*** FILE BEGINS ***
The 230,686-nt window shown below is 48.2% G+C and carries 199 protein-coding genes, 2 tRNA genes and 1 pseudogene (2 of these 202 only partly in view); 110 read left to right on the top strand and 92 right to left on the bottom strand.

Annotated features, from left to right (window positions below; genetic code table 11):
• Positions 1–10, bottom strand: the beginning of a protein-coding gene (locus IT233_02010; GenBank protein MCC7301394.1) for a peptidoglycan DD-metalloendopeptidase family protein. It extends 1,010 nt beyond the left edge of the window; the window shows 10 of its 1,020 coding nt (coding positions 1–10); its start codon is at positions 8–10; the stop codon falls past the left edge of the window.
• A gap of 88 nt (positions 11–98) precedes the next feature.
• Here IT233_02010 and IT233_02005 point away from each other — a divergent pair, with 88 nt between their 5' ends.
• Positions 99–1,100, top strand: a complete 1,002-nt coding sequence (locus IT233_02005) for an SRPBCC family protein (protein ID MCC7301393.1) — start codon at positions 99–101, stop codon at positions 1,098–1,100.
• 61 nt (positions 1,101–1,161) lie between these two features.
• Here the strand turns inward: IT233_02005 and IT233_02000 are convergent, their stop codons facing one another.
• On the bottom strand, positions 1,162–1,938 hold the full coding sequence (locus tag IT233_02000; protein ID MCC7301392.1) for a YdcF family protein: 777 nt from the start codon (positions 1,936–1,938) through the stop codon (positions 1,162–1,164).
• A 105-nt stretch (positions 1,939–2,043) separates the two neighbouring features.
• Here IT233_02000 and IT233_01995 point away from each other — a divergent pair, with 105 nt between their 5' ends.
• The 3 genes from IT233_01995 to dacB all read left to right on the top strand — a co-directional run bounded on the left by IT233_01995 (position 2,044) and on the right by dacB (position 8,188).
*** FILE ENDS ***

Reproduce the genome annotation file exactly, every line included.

The 230,686-nt window shown below is 48.2% G+C and carries 199 protein-coding genes, 2 tRNA genes and 1 pseudogene (2 of these 202 only partly in view); 110 read left to right on the top strand and 92 right to left on the bottom strand.

Annotated features, from left to right (window positions below; genetic code table 11):
• Positions 1–10, bottom strand: the beginning of a protein-coding gene (locus IT233_02010; GenBank protein MCC7301394.1) for a peptidoglycan DD-metalloendopeptidase family protein. It extends 1,010 nt beyond the left edge of the window; the window shows 10 of its 1,020 coding nt (coding positions 1–10); its start codon is at positions 8–10; the stop codon falls past the left edge of the window.
• A gap of 88 nt (positions 11–98) precedes the next feature.
• Here IT233_02010 and IT233_02005 point away from each other — a divergent pair, with 88 nt between their 5' ends.
• Positions 99–1,100, top strand: a complete 1,002-nt coding sequence (locus IT233_02005) for an SRPBCC family protein (protein ID MCC7301393.1) — start codon at positions 99–101, stop codon at positions 1,098–1,100.
• 61 nt (positions 1,101–1,161) lie between these two features.
• Here the strand turns inward: IT233_02005 and IT233_02000 are convergent, their stop codons facing one another.
• On the bottom strand, positions 1,162–1,938 hold the full coding sequence (locus tag IT233_02000; protein ID MCC7301392.1) for a YdcF family protein: 777 nt from the start codon (positions 1,936–1,938) through the stop codon (positions 1,162–1,164).
• A 105-nt stretch (positions 1,939–2,043) separates the two neighbouring features.
• Here IT233_02000 and IT233_01995 point away from each other — a divergent pair, with 105 nt between their 5' ends.
• The 3 genes from IT233_01995 to dacB all read left to right on the top strand — a co-directional run bounded on the left by IT233_01995 (position 2,044) and on the right by dacB (position 8,188).